When I say sweep I am talking about sweeping the tips like in multi-taper wings not sweeping the entire wing and only sweep in the outboard section to help the tip. But also, when I say sweep I am talking about mathematical sweep only between a straight leading edge and a straight trailing edge. My understanding of taper of that type as you head towards the tip is that if you line up the pressure numbers from profile to profile you can get favorable span-wise pressure distribution to ward off negative effects of span-wise flow that keeps the 3d wing losses as low as possible by keeping as much of the span working as late in stall as is possible. I also tend to visualize this as the shape of the vortex sheet in time which is a bit abstract but it is what helps me to understand it. I don't have a copy of Wil Schuemann's paper anymore on modifying tips in this way but it is always what I have gravitated to. Maybe I am all wet and I am worrying about details that don't yield quantifiable results.

10. ## Re: Aerodynamic washout

Originally Posted by Autodidact
That sounds kind of fancy, is there a simple way to do this? The precentage of the spanwise distribution times the overall lift coefficient devided by the 3d lift curve slope, perhaps? But that's not right either, is it?
When I tried grabbing my aero-book my friends were kind enough to put a bottle of Scotch in my hand... always great to have friends who support you in "difficult times"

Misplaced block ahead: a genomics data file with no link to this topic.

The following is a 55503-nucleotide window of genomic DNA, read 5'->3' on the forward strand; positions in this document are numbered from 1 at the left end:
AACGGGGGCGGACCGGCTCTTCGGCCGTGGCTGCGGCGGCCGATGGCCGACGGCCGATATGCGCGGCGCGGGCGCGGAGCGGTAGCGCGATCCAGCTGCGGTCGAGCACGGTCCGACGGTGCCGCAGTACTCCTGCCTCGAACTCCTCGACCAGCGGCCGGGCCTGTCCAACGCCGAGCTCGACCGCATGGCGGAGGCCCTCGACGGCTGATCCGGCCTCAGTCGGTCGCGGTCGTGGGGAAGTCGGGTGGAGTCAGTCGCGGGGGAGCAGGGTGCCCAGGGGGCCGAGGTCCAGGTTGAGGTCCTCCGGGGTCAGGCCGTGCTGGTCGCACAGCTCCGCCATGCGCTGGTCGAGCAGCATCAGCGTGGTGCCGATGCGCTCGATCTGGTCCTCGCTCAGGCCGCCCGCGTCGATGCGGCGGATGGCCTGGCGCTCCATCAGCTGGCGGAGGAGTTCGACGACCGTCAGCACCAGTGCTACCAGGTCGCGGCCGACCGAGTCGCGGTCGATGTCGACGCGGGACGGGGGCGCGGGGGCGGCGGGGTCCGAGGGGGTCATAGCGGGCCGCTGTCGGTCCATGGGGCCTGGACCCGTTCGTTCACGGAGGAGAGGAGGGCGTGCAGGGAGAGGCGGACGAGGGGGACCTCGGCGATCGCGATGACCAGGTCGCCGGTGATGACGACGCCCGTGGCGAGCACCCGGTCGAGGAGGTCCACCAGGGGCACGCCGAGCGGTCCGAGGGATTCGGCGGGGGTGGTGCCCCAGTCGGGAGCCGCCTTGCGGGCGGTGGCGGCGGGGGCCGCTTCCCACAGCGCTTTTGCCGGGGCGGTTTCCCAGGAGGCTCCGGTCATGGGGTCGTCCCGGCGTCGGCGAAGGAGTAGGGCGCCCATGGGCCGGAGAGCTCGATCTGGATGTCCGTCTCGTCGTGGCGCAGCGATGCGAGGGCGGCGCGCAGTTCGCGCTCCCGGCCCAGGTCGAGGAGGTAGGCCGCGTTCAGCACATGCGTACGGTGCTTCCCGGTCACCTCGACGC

The short answer; a numerical summation in Excel or a programming code (I use Java).
You need Lifting Line Theory to calculate circulation and toy with it a bit:
Lifting-line theory - Wikipedia, the free encyclopedia

Ain't exactly easy, but it does work pretty good with computers.

Here is an interesting presentation:
http://uav.ust.hk/resource/Fundament...0Chapter_5.ppt

31 and further discusses the "arbitrary planform".

Edit:
If I'm not mistaken, either XFLR5 or Xfoil has this built-in. (3d flow, including induced angle of attack)

And doesn't sweep and low Re tend to exacerbate tip stall? I may be misunderstanding the above, Jay, but it sounds like you're implying that sweep and low Re is helping, the way you've worded that.
I've neglected sweep (about 5 degrees in my outer panels), but lower Re (as in, below a critical value) usually decreases both Clmax and the aoa at stall. But yes, both sweep and lower chord make tip stall more likely to occur first.